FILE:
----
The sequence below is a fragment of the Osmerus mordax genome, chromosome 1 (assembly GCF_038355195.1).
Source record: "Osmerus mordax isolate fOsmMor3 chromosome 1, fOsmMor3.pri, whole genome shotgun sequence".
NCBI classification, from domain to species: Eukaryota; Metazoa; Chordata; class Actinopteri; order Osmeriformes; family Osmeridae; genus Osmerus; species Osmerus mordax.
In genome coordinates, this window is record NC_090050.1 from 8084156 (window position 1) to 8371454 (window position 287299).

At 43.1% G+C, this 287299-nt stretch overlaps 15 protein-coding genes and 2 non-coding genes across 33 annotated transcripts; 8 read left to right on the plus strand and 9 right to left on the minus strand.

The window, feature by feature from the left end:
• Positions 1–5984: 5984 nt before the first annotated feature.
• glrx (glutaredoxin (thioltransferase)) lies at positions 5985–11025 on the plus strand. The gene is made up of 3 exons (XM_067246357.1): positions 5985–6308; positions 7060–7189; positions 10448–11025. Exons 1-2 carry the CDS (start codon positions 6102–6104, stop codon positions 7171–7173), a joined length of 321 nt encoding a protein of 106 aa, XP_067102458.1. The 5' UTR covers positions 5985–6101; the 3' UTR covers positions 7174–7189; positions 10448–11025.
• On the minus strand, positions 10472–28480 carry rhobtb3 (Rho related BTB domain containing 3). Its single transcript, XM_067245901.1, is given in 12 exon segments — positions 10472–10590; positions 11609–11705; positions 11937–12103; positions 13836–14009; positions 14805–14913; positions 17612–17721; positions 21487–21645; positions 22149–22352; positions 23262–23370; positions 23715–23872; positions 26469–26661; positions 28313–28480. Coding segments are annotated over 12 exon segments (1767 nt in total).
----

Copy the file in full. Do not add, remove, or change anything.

The sequence below is a fragment of the Osmerus mordax genome, chromosome 1 (assembly GCF_038355195.1).
Source record: "Osmerus mordax isolate fOsmMor3 chromosome 1, fOsmMor3.pri, whole genome shotgun sequence".
NCBI classification, from domain to species: Eukaryota; Metazoa; Chordata; class Actinopteri; order Osmeriformes; family Osmeridae; genus Osmerus; species Osmerus mordax.
In genome coordinates, this window is record NC_090050.1 from 8084156 (window position 1) to 8371454 (window position 287299).

At 43.1% G+C, this 287299-nt stretch overlaps 15 protein-coding genes and 2 non-coding genes across 33 annotated transcripts; 8 read left to right on the plus strand and 9 right to left on the minus strand.

The window, feature by feature from the left end:
• Positions 1–5984: 5984 nt before the first annotated feature.
• glrx (glutaredoxin (thioltransferase)) lies at positions 5985–11025 on the plus strand. The gene is made up of 3 exons (XM_067246357.1): positions 5985–6308; positions 7060–7189; positions 10448–11025. Exons 1-2 carry the CDS (start codon positions 6102–6104, stop codon positions 7171–7173), a joined length of 321 nt encoding a protein of 106 aa, XP_067102458.1. The 5' UTR covers positions 5985–6101; the 3' UTR covers positions 7174–7189; positions 10448–11025.
• On the minus strand, positions 10472–28480 carry rhobtb3 (Rho related BTB domain containing 3). Its single transcript, XM_067245901.1, is given in 12 exon segments — positions 10472–10590; positions 11609–11705; positions 11937–12103; positions 13836–14009; positions 14805–14913; positions 17612–17721; positions 21487–21645; positions 22149–22352; positions 23262–23370; positions 23715–23872; positions 26469–26661; positions 28313–28480. Coding segments are annotated over 12 exon segments (1767 nt in total).